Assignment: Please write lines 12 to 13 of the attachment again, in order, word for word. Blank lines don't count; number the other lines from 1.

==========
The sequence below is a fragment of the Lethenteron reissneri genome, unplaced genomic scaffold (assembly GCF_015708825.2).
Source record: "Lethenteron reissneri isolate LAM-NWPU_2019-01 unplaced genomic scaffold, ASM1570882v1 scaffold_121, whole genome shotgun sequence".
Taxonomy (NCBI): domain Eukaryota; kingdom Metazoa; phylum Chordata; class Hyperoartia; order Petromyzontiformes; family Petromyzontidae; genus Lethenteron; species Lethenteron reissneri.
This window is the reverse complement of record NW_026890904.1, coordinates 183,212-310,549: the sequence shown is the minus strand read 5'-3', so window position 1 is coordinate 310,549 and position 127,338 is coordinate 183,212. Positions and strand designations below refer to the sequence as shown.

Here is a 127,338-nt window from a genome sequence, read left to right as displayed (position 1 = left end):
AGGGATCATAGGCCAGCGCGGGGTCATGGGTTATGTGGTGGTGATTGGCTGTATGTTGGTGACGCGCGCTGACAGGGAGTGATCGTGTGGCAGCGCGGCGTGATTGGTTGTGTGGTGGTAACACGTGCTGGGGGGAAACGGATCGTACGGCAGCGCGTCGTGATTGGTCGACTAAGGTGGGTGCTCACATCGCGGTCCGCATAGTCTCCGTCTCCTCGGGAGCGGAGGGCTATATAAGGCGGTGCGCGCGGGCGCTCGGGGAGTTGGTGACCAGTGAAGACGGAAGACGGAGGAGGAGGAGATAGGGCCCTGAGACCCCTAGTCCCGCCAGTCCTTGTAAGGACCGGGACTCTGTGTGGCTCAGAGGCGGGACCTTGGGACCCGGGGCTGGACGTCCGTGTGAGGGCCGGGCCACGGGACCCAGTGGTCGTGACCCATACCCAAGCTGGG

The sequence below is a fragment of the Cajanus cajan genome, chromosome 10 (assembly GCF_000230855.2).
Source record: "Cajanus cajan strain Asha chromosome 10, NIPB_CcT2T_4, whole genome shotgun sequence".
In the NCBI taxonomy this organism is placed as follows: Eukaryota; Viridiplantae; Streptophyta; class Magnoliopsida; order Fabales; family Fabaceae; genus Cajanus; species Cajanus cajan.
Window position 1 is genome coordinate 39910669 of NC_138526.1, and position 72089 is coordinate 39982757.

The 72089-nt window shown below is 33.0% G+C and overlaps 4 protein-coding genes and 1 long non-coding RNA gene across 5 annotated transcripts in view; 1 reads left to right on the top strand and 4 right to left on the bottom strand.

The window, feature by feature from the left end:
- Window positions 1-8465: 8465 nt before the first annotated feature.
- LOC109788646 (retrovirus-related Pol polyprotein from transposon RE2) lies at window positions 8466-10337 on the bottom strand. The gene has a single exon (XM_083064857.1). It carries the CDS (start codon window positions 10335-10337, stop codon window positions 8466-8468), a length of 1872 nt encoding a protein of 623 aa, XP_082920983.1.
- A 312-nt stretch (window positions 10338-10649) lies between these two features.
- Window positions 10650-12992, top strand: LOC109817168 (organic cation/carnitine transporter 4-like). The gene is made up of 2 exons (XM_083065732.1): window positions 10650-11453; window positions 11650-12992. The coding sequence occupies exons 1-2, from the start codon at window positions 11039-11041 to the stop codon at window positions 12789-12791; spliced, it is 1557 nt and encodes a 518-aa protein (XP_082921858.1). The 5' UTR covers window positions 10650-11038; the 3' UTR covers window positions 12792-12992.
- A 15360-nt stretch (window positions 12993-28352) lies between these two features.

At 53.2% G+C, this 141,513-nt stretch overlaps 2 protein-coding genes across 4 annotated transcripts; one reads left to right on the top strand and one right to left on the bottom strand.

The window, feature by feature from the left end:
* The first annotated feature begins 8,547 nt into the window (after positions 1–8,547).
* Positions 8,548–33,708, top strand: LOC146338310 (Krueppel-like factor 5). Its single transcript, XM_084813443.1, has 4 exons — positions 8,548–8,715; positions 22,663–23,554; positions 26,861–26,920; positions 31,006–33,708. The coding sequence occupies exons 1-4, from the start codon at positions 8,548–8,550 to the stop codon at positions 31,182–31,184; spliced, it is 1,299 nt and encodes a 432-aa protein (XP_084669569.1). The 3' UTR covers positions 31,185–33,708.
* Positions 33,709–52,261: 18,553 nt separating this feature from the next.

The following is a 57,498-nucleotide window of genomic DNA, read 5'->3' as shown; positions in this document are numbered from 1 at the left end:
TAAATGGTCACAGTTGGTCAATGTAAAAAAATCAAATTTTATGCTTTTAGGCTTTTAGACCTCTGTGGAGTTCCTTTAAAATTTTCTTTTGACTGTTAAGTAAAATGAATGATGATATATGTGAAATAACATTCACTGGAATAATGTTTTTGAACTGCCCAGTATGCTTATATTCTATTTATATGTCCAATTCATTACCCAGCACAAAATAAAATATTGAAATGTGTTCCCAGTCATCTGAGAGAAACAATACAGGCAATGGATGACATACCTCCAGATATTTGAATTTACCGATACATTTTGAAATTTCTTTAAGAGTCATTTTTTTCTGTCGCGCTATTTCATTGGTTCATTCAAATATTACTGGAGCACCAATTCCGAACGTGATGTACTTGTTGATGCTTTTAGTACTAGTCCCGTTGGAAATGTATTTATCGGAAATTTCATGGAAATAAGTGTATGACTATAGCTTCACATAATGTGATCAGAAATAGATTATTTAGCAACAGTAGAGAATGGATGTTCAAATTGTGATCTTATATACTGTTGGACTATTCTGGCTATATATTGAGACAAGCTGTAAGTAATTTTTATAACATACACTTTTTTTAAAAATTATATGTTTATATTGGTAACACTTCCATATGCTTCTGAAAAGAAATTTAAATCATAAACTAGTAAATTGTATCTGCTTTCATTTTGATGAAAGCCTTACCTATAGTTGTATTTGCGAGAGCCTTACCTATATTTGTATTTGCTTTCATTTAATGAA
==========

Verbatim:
The window, feature by feature from the left end:
- Window positions 1-8465: 8465 nt before the first annotated feature.